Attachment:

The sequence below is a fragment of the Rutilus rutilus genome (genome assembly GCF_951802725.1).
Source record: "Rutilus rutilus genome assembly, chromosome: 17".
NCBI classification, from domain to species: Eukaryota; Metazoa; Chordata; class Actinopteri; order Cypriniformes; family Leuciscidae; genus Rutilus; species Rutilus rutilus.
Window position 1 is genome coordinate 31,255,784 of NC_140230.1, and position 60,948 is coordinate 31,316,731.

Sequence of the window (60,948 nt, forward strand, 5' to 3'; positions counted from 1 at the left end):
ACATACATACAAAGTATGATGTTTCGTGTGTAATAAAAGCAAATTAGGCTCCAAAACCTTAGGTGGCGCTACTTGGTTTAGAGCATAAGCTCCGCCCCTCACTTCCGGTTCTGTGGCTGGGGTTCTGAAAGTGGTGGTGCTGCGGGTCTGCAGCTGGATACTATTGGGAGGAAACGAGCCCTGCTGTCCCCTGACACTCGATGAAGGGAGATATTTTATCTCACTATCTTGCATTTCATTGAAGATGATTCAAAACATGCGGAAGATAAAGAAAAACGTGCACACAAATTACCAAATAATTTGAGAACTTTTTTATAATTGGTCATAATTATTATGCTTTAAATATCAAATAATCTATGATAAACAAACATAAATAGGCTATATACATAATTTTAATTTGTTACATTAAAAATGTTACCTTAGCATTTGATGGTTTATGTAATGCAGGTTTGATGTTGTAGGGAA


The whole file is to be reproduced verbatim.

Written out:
The sequence below is a fragment of the Rutilus rutilus genome (genome assembly GCF_951802725.1).
Source record: "Rutilus rutilus genome assembly, chromosome: 17".
NCBI classification, from domain to species: Eukaryota; Metazoa; Chordata; class Actinopteri; order Cypriniformes; family Leuciscidae; genus Rutilus; species Rutilus rutilus.
Window position 1 is genome coordinate 31,255,784 of NC_140230.1, and position 60,948 is coordinate 31,316,731.

Sequence of the window (60,948 nt, forward strand, 5' to 3'; positions counted from 1 at the left end):
ACATACATACAAAGTATGATGTTTCGTGTGTAATAAAAGCAAATTAGGCTCCAAAACCTTAGGTGGCGCTACTTGGTTTAGAGCATAAGCTCCGCCCCTCACTTCCGGTTCTGTGGCTGGGGTTCTGAAAGTGGTGGTGCTGCGGGTCTGCAGCTGGATACTATTGGGAGGAAACGAGCCCTGCTGTCCCCTGACACTCGATGAAGGGAGATATTTTATCTCACTATCTTGCATTTCATTGAAGATGATTCAAAACATGCGGAAGATAAAGAAAAACGTGCACACAAATTACCAAATAATTTGAGAACTTTTTTATAATTGGTCATAATTATTATGCTTTAAATATCAAATAATCTATGATAAACAAACATAAATAGGCTATATACATAATTTTAATTTGTTACATTAAAAATGTTACCTTAGCATTTGATGGTTTATGTAATGCAGGTTTGATGTTGTAGGGAA